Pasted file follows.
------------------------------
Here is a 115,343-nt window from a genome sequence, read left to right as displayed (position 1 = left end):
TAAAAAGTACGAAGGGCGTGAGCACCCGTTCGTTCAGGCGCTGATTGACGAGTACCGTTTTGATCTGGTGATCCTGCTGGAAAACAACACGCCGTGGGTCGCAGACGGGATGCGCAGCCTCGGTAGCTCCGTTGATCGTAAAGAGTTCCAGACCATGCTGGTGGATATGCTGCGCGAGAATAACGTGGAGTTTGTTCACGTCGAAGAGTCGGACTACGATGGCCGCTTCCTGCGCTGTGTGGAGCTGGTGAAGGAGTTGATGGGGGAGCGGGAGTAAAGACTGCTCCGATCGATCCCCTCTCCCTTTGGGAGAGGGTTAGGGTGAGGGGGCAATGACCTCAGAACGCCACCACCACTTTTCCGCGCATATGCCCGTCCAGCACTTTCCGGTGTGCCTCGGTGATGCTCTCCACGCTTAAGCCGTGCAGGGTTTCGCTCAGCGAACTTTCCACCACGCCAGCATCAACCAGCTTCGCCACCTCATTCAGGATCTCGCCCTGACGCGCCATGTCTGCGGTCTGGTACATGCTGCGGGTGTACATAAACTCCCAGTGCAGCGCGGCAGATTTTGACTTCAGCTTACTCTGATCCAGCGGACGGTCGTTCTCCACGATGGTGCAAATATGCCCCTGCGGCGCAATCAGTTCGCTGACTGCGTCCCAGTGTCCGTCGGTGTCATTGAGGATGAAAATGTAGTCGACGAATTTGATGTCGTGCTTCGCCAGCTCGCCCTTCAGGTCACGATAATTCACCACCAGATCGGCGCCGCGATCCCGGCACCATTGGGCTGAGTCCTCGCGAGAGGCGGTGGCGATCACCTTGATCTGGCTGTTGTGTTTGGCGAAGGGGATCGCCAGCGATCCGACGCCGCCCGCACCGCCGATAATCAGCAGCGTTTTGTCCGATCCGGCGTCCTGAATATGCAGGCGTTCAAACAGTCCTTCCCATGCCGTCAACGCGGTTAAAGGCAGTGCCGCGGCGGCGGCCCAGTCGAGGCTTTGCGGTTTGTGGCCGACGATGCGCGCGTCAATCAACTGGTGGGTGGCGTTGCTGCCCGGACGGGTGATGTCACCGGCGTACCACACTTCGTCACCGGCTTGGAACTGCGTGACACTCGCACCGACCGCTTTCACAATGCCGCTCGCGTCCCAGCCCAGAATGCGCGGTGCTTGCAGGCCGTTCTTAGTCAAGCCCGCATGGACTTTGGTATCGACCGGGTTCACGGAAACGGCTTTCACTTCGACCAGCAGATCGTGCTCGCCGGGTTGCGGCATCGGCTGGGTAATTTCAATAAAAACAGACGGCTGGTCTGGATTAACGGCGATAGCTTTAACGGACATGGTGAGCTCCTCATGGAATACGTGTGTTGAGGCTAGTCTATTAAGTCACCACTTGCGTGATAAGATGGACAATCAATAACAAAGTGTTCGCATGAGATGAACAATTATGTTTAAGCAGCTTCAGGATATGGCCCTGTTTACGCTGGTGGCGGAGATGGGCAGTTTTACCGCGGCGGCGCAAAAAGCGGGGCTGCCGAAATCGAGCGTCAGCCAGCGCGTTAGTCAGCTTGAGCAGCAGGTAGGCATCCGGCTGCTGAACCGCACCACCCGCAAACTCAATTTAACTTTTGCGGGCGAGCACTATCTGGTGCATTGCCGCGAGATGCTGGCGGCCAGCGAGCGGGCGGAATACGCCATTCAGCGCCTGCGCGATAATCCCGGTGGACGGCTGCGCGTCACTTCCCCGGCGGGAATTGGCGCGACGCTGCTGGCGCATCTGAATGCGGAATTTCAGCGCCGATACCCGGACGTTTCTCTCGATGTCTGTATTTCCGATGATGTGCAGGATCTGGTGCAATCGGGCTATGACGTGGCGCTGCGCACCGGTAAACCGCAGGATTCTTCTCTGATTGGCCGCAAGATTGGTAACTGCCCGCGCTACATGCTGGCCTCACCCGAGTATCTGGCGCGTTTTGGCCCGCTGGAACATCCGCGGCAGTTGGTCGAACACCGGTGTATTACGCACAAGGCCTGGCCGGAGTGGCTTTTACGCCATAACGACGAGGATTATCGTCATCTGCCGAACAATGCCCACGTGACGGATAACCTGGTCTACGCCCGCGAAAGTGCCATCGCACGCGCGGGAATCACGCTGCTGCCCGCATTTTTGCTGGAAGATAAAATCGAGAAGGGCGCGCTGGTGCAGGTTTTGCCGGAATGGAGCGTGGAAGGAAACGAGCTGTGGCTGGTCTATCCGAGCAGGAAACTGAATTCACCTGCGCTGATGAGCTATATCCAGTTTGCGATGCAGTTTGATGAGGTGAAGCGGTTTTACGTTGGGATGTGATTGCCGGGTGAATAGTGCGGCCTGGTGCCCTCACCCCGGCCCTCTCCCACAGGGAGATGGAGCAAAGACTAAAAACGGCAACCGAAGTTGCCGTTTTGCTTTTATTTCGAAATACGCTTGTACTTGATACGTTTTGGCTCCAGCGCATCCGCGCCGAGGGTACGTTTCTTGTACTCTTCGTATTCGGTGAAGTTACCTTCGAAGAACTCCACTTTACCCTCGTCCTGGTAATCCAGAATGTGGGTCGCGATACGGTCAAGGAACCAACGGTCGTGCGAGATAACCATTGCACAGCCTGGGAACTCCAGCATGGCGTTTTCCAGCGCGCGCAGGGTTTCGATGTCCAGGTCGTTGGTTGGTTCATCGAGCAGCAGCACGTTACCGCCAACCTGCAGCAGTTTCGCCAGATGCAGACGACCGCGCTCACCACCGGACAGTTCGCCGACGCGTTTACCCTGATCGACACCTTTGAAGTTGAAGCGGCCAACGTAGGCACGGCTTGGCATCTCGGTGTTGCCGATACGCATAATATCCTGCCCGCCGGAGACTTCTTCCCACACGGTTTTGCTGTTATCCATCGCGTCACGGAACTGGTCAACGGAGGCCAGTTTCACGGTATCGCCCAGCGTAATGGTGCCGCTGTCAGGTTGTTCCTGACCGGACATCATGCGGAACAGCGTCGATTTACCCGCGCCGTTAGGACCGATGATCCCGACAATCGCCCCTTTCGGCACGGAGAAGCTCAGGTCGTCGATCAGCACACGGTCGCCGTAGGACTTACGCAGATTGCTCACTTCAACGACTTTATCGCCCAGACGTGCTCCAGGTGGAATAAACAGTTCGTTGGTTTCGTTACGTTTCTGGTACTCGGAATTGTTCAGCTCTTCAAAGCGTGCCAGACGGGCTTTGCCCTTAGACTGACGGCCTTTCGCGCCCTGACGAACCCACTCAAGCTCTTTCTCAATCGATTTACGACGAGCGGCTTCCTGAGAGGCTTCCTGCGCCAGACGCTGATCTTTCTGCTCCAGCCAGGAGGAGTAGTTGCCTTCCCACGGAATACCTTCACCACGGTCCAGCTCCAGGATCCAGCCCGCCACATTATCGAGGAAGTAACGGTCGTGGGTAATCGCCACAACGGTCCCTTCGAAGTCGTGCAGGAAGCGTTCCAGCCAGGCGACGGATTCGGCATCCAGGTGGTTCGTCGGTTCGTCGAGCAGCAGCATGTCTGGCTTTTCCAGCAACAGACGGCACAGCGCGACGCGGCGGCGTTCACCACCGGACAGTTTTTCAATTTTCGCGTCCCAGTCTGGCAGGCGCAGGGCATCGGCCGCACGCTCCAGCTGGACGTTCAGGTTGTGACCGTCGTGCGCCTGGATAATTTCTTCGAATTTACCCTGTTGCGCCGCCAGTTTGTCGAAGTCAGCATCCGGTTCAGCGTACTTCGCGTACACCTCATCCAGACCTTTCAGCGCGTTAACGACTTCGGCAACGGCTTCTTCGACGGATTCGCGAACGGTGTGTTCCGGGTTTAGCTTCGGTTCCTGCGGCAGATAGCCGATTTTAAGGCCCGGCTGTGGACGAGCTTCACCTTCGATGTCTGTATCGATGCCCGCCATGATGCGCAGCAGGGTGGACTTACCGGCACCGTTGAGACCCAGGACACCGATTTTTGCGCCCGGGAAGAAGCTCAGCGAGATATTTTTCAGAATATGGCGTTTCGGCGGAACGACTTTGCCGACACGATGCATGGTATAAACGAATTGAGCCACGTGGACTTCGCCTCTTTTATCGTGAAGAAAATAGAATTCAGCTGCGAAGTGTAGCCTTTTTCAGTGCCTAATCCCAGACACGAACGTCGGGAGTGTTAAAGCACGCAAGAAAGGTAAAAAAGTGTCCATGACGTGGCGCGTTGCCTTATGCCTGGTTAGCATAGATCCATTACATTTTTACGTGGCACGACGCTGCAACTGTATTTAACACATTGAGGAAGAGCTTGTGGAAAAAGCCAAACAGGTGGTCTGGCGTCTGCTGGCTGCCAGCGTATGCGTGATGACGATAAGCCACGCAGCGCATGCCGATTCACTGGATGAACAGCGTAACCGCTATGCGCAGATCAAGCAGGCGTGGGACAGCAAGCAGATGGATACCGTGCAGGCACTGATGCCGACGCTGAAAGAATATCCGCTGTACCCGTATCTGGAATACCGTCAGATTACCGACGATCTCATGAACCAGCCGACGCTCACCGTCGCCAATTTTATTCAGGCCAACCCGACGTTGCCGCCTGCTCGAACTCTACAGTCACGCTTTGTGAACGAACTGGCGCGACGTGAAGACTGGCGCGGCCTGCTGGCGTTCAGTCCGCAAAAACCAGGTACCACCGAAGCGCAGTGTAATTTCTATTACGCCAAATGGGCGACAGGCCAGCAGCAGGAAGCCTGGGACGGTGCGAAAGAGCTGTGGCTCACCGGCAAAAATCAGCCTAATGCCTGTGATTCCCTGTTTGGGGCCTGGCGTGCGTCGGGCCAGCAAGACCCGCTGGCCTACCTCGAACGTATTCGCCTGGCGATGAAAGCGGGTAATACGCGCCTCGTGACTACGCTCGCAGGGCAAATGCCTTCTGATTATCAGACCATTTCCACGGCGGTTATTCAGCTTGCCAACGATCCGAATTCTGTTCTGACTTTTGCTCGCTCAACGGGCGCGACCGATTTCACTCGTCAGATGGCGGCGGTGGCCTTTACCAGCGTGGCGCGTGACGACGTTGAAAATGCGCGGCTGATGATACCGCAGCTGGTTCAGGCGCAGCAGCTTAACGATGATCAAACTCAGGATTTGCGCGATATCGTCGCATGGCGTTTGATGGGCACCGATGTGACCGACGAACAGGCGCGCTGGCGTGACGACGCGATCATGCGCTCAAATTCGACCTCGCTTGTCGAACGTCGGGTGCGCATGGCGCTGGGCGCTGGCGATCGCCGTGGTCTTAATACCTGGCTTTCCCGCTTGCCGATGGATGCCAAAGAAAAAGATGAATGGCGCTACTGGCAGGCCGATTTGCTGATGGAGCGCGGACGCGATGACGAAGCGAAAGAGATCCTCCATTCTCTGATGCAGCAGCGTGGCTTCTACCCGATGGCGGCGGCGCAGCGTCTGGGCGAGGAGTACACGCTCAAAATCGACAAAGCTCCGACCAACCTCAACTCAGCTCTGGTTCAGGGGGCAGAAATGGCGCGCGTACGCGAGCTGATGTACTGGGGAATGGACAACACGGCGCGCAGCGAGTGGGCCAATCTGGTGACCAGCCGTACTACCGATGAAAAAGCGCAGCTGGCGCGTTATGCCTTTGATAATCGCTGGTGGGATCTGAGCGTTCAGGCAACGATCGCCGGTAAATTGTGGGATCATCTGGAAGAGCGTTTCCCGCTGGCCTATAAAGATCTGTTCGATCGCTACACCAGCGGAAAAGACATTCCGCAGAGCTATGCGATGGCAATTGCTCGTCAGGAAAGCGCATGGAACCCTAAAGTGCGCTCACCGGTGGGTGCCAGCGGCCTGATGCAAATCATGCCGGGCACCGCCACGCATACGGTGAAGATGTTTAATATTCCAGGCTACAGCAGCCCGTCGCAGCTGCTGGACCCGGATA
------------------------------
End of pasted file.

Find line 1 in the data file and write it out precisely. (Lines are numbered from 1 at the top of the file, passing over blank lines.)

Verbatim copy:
Here is a 115,343-nt window from a genome sequence, read left to right as displayed (position 1 = left end):